I know we are about to enter the season of goodwill and gluttony, but I promised in my last health blog to talk about how on earth I lost a stone (6 kilograms) in weight by accident while fighting heart failure.

Several people got in touch to ask for tips on not just shredding the fat – but then keeping my weight down.

In the first six months after discovering I had heart problems (in January 2023) my weight gradually slipped down from just under 13 stone (82 kilograms) to 12 stone (76 kg) and it has stayed around there ever since.

So what was my ‘magic’ diet?

Truthfully, it wasn’t planned and I was expecting weight gain through water retention while increasing my heart medication. 

Cutting the booze

Mind, I followed the heart doctor’s advice and gave up alcohol completely for three or four months – and then stuck rigidly to the recommended 14 units or less a week. 

Alcohol can cause high blood pressure and make some symptoms of heart failure worse as well as lead to weight gain.

So even reducing the amount you drink should not only improve your health but help you lose weight as alcohol is pretty high in calories.

It probably helped having a doctor tell me to give up the booze to improve my chances of living longer, but I’ve also stuck to a healthy lifestyle. I swim regularly and enjoy a walk, despite having rather painful arthritis in my right foot, so keeping active was the easy part.

Before my heart condition was diagnosed, I used to get breathless very easily but that has eased with the cocktail of 14 or 15 tablets I take daily, and losing the extra pounds has made me feel fitter.

Alcohol is actually one of the easiest things to measure and control, with 14 units being equivalent to around a litre of 13% wine or six pints of 5% beer or lager – a week! 

I recommend you spread that over several days rather than using up your weekly quota in a binge night and find lower or zero alcohol alternatives. They do grow on you after a while.

See my health blog from May on ‘How tough can it be to stop drinking alcohol? for tips on the best non-or-low alcohol beers, lager and cider.  

Don’t bother with zero alcohol wines. I found them a waste of money. But, if you don’t want to appear a complete killjoy over the festive period, try Isla Negro Sauvignon Blanc Pedro Jimenez from Chile. It sells for around £5.50 and is 10.5%, so you can stretch those units a bit further.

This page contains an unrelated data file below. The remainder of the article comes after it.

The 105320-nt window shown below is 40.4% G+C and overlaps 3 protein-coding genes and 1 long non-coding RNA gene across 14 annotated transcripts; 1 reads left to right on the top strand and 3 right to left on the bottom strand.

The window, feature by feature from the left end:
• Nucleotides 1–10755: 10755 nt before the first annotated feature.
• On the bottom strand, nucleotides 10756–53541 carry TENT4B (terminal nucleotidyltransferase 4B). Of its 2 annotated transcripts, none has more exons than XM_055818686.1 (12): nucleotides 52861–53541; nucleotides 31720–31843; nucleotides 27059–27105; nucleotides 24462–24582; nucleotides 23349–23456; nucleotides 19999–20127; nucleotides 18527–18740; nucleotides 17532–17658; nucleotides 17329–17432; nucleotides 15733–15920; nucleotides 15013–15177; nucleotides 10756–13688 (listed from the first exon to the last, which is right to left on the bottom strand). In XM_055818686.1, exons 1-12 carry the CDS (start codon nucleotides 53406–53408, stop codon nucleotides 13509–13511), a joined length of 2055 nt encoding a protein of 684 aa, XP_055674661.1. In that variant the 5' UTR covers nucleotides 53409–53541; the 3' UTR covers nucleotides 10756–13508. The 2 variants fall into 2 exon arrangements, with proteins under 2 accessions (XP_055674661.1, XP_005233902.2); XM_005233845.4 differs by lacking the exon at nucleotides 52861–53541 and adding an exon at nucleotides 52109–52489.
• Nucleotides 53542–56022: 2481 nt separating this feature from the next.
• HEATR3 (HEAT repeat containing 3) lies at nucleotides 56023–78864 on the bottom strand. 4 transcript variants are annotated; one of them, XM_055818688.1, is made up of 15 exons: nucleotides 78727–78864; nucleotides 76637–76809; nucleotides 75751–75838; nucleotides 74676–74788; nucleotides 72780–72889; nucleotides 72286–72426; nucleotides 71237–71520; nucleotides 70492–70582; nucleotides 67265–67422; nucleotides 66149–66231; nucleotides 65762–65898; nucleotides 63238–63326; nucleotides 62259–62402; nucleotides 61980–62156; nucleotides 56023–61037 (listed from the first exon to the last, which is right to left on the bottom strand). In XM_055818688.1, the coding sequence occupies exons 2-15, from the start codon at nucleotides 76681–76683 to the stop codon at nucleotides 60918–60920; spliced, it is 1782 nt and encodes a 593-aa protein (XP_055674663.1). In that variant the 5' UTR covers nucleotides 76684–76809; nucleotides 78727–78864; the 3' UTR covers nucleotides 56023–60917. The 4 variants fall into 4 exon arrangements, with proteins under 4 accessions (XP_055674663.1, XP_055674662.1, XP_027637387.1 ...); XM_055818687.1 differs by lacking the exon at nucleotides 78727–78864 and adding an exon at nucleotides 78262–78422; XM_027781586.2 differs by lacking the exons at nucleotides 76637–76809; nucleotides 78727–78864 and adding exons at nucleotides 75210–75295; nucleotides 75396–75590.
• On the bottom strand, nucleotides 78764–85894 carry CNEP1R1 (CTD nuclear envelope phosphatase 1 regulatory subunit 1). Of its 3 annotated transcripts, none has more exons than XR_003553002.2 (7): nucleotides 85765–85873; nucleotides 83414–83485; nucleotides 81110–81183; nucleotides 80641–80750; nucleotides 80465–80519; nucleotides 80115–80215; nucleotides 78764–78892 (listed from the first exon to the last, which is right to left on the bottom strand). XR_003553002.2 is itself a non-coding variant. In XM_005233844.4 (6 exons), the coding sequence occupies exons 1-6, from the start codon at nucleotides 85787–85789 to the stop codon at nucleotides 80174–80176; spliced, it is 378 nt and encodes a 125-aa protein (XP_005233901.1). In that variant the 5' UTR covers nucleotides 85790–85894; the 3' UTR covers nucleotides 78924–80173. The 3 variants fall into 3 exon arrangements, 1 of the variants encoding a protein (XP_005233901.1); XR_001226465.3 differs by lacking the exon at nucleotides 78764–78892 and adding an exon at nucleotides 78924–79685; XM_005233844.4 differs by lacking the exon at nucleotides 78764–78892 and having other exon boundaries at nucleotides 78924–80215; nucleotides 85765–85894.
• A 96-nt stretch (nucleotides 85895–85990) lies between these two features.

However, I shouldn’t really be encouraging you to drink!

Next tackle the fats 

Now the harder part for both reducing the risks facing those with heart failure and for those trying to lose weight: what to eat!

Well apart from smaller portions, the specialist heart nurses said to also cut my intake of saturated fats (as well reduce salt and sugars). That put my beloved cheeses on the naughty list, with cheddar apparently amongst the worst villains for clogging up the arteries as well as putting on weight. 

They recommended just 30 grams of cheese in a sitting and not every day! That’s about the size of your two large fingers. I often used to eat treble that amount which may be the reason I ended up with clogged arteries.

For me, that was a bigger ask than giving up a glass or two of wine or beer, but saturated fats can raise your cholesterol.

Look at the food labels

Saturated fats are in many of our favourite foods, including butter, cakes, biscuits, fatty cuts of meat, sausages, bacon and cured meats like salami and chorizo as well as cheese, chocolate, pastries, cream and ice cream. 

The UK guidelines recommend the average man should eat no more than 30g of saturated fat a day and the average woman no more than 20g. 

That’s difficult, as a 30 gram slice of Red Leicester Red Fox contains 7.3g of saturates (a third of the daily recommended intake for an average woman and a quarter for the average man). That’s just a small chunk!

Chocolate addicts look away now! A 25g slice of dark chocolate contains about 7.7g of saturates. That’s a tiny bar!